The first thing that people will point out — my friend did — is that when you make a list like the one above, you have a handful that address needs that are really inexpensive, then the higher levels address gradually less important wants until you get to the level you’re sitting at.

Let’s look at that transportation list again:

1. Walk
2. Bum rides from friends
3. Ride a scooter
4. Ride a skateboard
5. Use rollerblades
6. Ride a bike
7. Use a motorized pay-as-you-go scooter
8. Use public transportation
9. Drive a junker car
10. Use Uber/Lyft
11. Drive a later model, used, low-end car
12. Drive a used mid-level car
13. Lease a car
14. Drive a new low-end car
15. Take an economy plane trip
16. Rent a car
17. Drive a new mid-level car
18. Take a business class plane trip
19. Drive a used luxury car
20. Take a first-class plane trip
21. Drive a new luxury car
22. Take a private jet

Each step on that list gives you some more options for transportation and, in some cases, more comfort at a higher price. While there’s clearly a point on there that indicates what you must have to cover your needs, the ones right after that cover a lot of deep wants. In this case, they usually help free up time — if you jump from “public transportation” to “junk car,” you’re saving some time, for example, at a jump in cost.

As you keep going down, each switch usually adds convenience or time or luxury at a gradually higher expense until you reach a point that you chose.

This isn’t black and white. It’s a spectrum. Each step means you spend a little more to have some more wants covered, and as you go up the spectrum, those wants often become a little more frivolous. Wanting to be able to just drive to the store is a more vital want to most people than having a leather seat with a built-in seat warmer.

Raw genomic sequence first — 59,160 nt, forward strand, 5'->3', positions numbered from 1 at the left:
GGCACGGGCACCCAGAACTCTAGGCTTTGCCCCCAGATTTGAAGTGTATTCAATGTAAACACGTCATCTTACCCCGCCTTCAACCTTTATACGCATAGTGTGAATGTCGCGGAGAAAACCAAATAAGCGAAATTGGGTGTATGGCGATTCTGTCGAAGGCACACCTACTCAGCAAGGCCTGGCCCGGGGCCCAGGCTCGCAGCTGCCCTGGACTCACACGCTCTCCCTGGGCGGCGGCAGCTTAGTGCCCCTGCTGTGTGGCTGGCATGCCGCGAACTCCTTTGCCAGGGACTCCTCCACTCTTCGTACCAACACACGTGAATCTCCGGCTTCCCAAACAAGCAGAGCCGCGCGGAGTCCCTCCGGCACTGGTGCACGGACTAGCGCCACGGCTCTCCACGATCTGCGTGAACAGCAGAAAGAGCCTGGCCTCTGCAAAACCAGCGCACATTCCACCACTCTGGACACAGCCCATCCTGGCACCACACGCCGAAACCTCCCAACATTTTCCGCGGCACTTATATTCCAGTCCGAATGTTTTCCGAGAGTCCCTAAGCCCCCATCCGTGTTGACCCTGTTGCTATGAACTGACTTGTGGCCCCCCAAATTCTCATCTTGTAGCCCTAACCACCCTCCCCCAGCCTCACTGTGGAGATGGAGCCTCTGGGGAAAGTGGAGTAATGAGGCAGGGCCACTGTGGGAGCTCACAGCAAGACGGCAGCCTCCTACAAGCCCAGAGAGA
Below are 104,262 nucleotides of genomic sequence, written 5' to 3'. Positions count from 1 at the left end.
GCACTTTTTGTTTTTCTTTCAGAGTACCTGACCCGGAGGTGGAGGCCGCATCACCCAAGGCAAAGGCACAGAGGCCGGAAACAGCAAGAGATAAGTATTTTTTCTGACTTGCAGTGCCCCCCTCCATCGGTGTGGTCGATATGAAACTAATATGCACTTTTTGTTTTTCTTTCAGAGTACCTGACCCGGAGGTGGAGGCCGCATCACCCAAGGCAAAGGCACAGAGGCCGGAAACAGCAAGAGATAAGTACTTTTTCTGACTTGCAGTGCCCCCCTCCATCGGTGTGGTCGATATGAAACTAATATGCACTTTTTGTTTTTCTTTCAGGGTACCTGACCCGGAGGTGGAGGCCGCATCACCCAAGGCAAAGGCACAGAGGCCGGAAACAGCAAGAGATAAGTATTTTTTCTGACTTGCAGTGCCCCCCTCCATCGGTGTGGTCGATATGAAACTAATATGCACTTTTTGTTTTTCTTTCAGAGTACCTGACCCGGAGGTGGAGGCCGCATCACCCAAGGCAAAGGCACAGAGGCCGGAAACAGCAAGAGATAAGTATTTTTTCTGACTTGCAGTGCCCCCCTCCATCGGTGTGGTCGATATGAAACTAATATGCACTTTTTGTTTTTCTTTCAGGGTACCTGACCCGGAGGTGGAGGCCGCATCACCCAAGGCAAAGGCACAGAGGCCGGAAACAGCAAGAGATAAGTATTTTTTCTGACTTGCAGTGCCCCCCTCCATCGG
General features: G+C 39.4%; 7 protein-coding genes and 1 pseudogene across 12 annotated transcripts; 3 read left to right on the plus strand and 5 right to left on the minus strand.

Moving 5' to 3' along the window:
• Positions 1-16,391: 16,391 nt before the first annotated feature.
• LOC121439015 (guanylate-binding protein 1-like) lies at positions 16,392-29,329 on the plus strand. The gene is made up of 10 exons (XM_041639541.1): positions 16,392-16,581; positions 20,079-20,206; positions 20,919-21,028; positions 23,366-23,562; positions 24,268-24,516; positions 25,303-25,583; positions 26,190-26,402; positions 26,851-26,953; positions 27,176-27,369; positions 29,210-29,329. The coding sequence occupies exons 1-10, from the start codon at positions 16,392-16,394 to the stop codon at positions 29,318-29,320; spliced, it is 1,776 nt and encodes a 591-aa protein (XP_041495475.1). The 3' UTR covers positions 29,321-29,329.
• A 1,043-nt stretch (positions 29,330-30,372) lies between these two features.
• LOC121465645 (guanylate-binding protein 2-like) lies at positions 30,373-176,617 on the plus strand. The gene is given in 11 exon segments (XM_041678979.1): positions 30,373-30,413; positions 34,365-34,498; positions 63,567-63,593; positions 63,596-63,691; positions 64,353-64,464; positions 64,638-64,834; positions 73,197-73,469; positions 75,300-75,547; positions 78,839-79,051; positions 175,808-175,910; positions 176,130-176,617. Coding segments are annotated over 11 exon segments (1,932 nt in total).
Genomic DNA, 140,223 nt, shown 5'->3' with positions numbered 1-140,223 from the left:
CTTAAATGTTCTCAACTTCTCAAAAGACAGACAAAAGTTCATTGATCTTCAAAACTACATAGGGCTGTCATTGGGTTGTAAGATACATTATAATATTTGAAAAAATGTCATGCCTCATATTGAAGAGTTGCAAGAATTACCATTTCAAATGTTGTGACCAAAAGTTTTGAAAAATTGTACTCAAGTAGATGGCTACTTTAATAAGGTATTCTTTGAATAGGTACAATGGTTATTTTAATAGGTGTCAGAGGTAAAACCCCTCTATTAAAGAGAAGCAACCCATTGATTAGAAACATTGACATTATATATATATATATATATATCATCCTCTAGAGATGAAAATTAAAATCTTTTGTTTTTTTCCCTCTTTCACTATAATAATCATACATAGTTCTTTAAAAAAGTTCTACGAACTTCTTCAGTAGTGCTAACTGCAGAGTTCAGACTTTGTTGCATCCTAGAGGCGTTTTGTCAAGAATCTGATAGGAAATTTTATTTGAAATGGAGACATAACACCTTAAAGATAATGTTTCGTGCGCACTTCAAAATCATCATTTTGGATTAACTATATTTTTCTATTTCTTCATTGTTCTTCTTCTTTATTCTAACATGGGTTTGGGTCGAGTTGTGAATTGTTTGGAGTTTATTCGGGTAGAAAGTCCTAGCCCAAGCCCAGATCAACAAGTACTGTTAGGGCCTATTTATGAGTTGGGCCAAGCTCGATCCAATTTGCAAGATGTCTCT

However, your life is made up of tons of these kinds of spectrums.

Almost everything you do in life is made up of these kinds of spectrums. You are not looking at this spectrum in a bubble.

You have a spectrum that covers where you live. You have a spectrum of job options. You have a spectrum of entertainment options, where there are free options on one end and very expensive options on the other. You have a spectrum for clothing. You have a spectrum for, well, laundry detergent.

On all of those spectra, there’s a low level that covers what you need and a higher level that summarizes what you actually do and use. The difference between those two are wants.

In my experience, most of our expenses in life are spent on wants rather than needs. We spend a lot of money not on what our basic needs are, but on convenience and luxury, and that phenomenon repeats itself over and over.

Take laundry detergent, for example. You have a number of options there.

1. Wash without any kind of soap or detergent.
2. Wash with homemade laundry soap.
3. Wash with store brand laundry soap or detergent.